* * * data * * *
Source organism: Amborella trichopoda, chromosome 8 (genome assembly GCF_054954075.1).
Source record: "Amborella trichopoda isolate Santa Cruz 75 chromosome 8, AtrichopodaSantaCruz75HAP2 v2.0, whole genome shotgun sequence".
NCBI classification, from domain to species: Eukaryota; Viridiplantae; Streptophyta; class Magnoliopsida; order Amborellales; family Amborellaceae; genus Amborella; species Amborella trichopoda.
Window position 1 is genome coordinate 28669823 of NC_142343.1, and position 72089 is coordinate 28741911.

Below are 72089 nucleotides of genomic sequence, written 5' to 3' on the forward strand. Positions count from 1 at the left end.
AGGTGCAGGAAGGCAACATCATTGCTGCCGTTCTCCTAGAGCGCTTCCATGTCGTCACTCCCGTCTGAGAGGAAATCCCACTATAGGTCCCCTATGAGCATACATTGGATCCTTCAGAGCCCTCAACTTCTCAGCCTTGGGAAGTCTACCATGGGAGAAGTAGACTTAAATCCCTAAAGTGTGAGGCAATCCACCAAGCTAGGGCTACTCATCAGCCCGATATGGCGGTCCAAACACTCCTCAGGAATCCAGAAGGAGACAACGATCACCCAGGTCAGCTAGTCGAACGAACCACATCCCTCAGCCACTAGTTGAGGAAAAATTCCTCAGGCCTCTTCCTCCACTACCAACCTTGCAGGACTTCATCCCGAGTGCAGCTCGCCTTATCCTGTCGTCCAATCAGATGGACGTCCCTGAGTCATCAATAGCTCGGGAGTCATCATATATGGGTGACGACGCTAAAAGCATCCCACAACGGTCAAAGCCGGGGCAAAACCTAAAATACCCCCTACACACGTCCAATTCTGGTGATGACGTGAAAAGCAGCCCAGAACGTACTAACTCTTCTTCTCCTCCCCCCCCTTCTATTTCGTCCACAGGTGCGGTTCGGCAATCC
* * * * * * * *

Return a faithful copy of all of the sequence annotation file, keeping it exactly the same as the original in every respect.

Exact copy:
Source organism: Amborella trichopoda, chromosome 8 (genome assembly GCF_054954075.1).
Source record: "Amborella trichopoda isolate Santa Cruz 75 chromosome 8, AtrichopodaSantaCruz75HAP2 v2.0, whole genome shotgun sequence".
NCBI classification, from domain to species: Eukaryota; Viridiplantae; Streptophyta; class Magnoliopsida; order Amborellales; family Amborellaceae; genus Amborella; species Amborella trichopoda.
Window position 1 is genome coordinate 28669823 of NC_142343.1, and position 72089 is coordinate 28741911.

Below are 72089 nucleotides of genomic sequence, written 5' to 3' on the forward strand. Positions count from 1 at the left end.
AGGTGCAGGAAGGCAACATCATTGCTGCCGTTCTCCTAGAGCGCTTCCATGTCGTCACTCCCGTCTGAGAGGAAATCCCACTATAGGTCCCCTATGAGCATACATTGGATCCTTCAGAGCCCTCAACTTCTCAGCCTTGGGAAGTCTACCATGGGAGAAGTAGACTTAAATCCCTAAAGTGTGAGGCAATCCACCAAGCTAGGGCTACTCATCAGCCCGATATGGCGGTCCAAACACTCCTCAGGAATCCAGAAGGAGACAACGATCACCCAGGTCAGCTAGTCGAACGAACCACATCCCTCAGCCACTAGTTGAGGAAAAATTCCTCAGGCCTCTTCCTCCACTACCAACCTTGCAGGACTTCATCCCGAGTGCAGCTCGCCTTATCCTGTCGTCCAATCAGATGGACGTCCCTGAGTCATCAATAGCTCGGGAGTCATCATATATGGGTGACGACGCTAAAAGCATCCCACAACGGTCAAAGCCGGGGCAAAACCTAAAATACCCCCTACACACGTCCAATTCTGGTGATGACGTGAAAAGCAGCCCAGAACGTACTAACTCTTCTTCTCCTCCCCCCCCTTCTATTTCGTCCACAGGTGCGGTTCGGCAATCC